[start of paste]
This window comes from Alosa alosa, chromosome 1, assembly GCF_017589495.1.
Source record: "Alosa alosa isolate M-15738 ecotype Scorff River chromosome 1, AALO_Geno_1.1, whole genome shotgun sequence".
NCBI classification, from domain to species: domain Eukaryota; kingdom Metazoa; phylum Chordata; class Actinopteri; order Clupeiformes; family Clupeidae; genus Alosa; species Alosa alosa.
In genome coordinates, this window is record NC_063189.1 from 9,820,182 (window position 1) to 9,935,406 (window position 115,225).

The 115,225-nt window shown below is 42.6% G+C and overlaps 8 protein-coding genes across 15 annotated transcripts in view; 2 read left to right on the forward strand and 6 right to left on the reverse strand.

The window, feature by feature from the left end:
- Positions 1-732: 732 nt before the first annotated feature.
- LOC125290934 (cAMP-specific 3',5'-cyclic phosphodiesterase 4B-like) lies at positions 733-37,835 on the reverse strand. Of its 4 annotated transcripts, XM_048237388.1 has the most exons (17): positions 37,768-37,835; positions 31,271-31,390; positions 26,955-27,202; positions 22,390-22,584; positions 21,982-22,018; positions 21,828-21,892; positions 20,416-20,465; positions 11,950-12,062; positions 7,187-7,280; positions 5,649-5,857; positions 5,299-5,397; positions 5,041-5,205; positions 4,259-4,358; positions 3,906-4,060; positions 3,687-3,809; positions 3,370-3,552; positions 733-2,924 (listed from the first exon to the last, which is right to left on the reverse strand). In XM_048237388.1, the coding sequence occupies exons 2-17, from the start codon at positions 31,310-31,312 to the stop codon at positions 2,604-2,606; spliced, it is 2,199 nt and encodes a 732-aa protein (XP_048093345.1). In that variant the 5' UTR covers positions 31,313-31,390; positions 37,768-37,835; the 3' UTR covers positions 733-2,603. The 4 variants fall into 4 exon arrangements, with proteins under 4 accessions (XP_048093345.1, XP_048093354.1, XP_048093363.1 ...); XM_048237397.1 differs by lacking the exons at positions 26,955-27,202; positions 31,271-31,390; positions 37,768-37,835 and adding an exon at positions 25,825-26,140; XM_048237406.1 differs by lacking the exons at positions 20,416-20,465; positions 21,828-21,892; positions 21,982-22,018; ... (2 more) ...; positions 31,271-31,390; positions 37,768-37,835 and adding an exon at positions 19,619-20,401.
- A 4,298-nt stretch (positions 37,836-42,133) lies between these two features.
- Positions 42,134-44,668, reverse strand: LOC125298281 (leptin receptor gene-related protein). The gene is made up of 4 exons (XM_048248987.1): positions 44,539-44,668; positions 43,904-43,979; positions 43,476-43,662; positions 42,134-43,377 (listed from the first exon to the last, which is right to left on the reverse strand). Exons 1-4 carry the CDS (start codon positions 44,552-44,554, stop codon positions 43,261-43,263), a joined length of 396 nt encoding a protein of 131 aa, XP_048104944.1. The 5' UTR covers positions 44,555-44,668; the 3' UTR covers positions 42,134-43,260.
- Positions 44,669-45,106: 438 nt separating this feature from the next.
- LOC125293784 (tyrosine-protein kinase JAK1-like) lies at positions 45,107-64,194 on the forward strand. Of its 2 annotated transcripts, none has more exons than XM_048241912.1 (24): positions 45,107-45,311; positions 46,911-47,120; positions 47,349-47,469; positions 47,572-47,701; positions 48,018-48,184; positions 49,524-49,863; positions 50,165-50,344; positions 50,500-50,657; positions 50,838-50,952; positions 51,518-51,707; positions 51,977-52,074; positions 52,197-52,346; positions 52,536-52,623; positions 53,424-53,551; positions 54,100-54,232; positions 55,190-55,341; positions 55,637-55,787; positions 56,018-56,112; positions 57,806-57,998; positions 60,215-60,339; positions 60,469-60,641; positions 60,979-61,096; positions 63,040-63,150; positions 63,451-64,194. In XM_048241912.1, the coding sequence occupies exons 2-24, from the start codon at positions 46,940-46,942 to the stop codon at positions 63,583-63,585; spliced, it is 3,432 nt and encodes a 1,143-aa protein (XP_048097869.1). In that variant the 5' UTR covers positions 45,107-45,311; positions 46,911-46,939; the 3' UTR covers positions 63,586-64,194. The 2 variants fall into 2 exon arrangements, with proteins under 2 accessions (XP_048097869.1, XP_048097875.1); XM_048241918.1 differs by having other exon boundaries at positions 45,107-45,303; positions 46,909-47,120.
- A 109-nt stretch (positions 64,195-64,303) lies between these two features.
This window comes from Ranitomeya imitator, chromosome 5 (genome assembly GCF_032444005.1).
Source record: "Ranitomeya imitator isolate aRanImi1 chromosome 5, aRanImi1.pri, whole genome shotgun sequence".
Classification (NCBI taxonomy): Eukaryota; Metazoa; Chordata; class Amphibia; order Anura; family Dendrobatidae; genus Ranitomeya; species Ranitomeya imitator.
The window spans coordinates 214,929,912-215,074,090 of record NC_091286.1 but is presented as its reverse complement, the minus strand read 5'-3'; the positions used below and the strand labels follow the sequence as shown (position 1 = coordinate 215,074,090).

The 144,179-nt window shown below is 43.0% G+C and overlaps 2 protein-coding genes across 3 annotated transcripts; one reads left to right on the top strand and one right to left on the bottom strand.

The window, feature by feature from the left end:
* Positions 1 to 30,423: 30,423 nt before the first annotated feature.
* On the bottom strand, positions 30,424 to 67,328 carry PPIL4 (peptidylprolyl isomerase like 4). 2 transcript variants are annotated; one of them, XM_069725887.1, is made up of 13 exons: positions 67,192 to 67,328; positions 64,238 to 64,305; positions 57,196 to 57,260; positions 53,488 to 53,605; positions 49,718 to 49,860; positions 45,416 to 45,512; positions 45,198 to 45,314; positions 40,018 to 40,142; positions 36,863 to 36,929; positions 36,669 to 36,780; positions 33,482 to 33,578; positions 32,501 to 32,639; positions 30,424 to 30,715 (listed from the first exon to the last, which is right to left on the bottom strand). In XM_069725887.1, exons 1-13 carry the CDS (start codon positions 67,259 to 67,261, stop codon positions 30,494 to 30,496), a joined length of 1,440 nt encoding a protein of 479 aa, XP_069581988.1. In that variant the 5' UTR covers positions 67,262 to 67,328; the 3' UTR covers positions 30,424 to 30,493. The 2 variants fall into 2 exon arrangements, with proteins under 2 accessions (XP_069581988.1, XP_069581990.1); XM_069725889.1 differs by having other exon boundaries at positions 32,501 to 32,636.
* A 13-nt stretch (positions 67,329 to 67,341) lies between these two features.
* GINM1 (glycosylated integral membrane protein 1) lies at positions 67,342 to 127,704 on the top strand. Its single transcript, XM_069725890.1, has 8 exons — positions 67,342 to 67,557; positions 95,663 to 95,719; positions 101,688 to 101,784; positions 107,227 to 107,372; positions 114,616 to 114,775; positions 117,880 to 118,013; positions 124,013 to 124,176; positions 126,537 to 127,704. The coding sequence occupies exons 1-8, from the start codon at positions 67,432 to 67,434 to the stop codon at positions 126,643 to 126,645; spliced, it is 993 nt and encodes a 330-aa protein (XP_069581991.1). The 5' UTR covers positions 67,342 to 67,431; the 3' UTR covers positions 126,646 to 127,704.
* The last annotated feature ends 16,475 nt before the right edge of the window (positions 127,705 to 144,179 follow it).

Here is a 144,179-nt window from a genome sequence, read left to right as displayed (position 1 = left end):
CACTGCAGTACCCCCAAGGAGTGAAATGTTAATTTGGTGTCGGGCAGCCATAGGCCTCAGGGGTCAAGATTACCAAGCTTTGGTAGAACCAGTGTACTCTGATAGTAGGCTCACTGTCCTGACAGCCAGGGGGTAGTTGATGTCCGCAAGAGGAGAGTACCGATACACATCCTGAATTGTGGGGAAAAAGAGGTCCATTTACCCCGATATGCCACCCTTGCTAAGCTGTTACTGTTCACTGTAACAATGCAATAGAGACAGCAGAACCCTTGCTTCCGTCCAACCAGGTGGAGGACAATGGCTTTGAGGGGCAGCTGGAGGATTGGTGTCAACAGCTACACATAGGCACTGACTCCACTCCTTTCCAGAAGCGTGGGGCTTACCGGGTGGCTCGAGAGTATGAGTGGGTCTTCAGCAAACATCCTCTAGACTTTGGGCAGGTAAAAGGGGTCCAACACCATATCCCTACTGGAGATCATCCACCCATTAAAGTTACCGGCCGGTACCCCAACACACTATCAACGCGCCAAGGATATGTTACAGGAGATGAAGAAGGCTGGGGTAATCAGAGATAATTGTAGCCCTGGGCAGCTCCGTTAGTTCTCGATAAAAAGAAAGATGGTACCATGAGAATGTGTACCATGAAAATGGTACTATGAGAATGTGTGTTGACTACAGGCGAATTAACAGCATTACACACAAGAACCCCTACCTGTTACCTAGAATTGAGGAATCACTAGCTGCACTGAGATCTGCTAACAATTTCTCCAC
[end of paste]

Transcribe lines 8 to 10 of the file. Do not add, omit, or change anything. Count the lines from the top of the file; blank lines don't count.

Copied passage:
- LOC125290934 (cAMP-specific 3',5'-cyclic phosphodiesterase 4B-like) lies at positions 733-37,835 on the reverse strand. Of its 4 annotated transcripts, XM_048237388.1 has the most exons (17): positions 37,768-37,835; positions 31,271-31,390; positions 26,955-27,202; positions 22,390-22,584; positions 21,982-22,018; positions 21,828-21,892; positions 20,416-20,465; positions 11,950-12,062; positions 7,187-7,280; positions 5,649-5,857; positions 5,299-5,397; positions 5,041-5,205; positions 4,259-4,358; positions 3,906-4,060; positions 3,687-3,809; positions 3,370-3,552; positions 733-2,924 (listed from the first exon to the last, which is right to left on the reverse strand). In XM_048237388.1, the coding sequence occupies exons 2-17, from the start codon at positions 31,310-31,312 to the stop codon at positions 2,604-2,606; spliced, it is 2,199 nt and encodes a 732-aa protein (XP_048093345.1). In that variant the 5' UTR covers positions 31,313-31,390; positions 37,768-37,835; the 3' UTR covers positions 733-2,603. The 4 variants fall into 4 exon arrangements, with proteins under 4 accessions (XP_048093345.1, XP_048093354.1, XP_048093363.1 ...); XM_048237397.1 differs by lacking the exons at positions 26,955-27,202; positions 31,271-31,390; positions 37,768-37,835 and adding an exon at positions 25,825-26,140; XM_048237406.1 differs by lacking the exons at positions 20,416-20,465; positions 21,828-21,892; positions 21,982-22,018; ... (2 more) ...; positions 31,271-31,390; positions 37,768-37,835 and adding an exon at positions 19,619-20,401.
- A 4,298-nt stretch (positions 37,836-42,133) lies between these two features.
- Positions 42,134-44,668, reverse strand: LOC125298281 (leptin receptor gene-related protein). The gene is made up of 4 exons (XM_048248987.1): positions 44,539-44,668; positions 43,904-43,979; positions 43,476-43,662; positions 42,134-43,377 (listed from the first exon to the last, which is right to left on the reverse strand). Exons 1-4 carry the CDS (start codon positions 44,552-44,554, stop codon positions 43,261-43,263), a joined length of 396 nt encoding a protein of 131 aa, XP_048104944.1. The 5' UTR covers positions 44,555-44,668; the 3' UTR covers positions 42,134-43,260.